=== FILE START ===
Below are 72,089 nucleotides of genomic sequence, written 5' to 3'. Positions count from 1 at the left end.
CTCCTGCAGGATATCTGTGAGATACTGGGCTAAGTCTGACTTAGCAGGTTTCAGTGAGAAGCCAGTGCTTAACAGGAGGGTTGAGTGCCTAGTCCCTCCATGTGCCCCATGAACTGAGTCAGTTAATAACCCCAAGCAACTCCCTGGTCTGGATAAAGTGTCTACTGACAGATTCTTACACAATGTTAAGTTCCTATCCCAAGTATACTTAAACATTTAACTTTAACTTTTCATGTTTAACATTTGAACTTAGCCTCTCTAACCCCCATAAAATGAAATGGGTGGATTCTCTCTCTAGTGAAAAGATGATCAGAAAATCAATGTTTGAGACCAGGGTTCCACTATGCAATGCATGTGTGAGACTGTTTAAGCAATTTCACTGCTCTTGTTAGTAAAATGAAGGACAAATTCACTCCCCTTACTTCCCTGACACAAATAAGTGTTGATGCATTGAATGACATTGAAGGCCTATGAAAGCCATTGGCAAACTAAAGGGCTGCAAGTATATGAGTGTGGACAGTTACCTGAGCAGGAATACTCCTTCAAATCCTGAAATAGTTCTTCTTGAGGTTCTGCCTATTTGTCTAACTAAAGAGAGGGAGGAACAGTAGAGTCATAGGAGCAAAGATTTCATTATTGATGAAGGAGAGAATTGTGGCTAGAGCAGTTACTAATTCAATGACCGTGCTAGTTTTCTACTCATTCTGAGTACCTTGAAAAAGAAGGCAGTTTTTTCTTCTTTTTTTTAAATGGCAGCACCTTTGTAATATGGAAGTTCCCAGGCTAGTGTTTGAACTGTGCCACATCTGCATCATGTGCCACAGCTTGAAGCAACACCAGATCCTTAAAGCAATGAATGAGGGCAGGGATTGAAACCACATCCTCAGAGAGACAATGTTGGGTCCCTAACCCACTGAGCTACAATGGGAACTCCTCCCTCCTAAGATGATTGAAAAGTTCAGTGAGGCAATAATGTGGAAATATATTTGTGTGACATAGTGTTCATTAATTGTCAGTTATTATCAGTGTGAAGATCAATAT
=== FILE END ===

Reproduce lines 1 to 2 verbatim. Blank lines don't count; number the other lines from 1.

Below are 72,089 nucleotides of genomic sequence, written 5' to 3'. Positions count from 1 at the left end.
CTCCTGCAGGATATCTGTGAGATACTGGGCTAAGTCTGACTTAGCAGGTTTCAGTGAGAAGCCAGTGCTTAACAGGAGGGTTGAGTGCCTAGTCCCTCCATGTGCCCCATGAACTGAGTCAGTTAATAACCCCAAGCAACTCCCTGGTCTGGATAAAGTGTCTACTGACAGATTCTTACACAATGTTAAGTTCCTATCCCAAGTATACTTAAACATTTAACTTTAACTTTTCATGTTTAACATTTGAACTTAGCCTCTCTAACCCCCATAAAATGAAATGGGTGGATTCTCTCTCTAGTGAAAAGATGATCAGAAAATCAATGTTTGAGACCAGGGTTCCACTATGCAATGCATGTGTGAGACTGTTTAAGCAATTTCACTGCTCTTGTTAGTAAAATGAAGGACAAATTCACTCCCCTTACTTCCCTGACACAAATAAGTGTTGATGCATTGAATGACATTGAAGGCCTATGAAAGCCATTGGCAAACTAAAGGGCTGCAAGTATATGAGTGTGGACAGTTACCTGAGCAGGAATACTCCTTCAAATCCTGAAATAGTTCTTCTTGAGGTTCTGCCTATTTGTCTAACTAAAGAGAGGGAGGAACAGTAGAGTCATAGGAGCAAAGATTTCATTATTGATGAAGGAGAGAATTGTGGCTAGAGCAGTTACTAATTCAATGACCGTGCTAGTTTTCTACTCATTCTGAGTACCTTGAAAAAGAAGGCAGTTTTTTCTTCTTTTTTTTAAATGGCAGCACCTTTGTAATATGGAAGTTCCCAGGCTAGTGTTTGAACTGTGCCACATCTGCATCATGTGCCACAGCTTGAAGCAACACCAGATCCTTAAAGCAATGAATGAGGGCAGGGATTGAAACCACATCCTCAGAGAGACAATGTTGGGTCCCTAACCCACTGAGCTACAATGGGAACTCCTCCCTCCTAAGATGATTGAAAAGTTCAGTGAGGCAATAATGTGGAAATATATTTGTGTGACATAGTGTTCATTAATTGTCAGTTATTATCAGTGTGAAGATCAATAT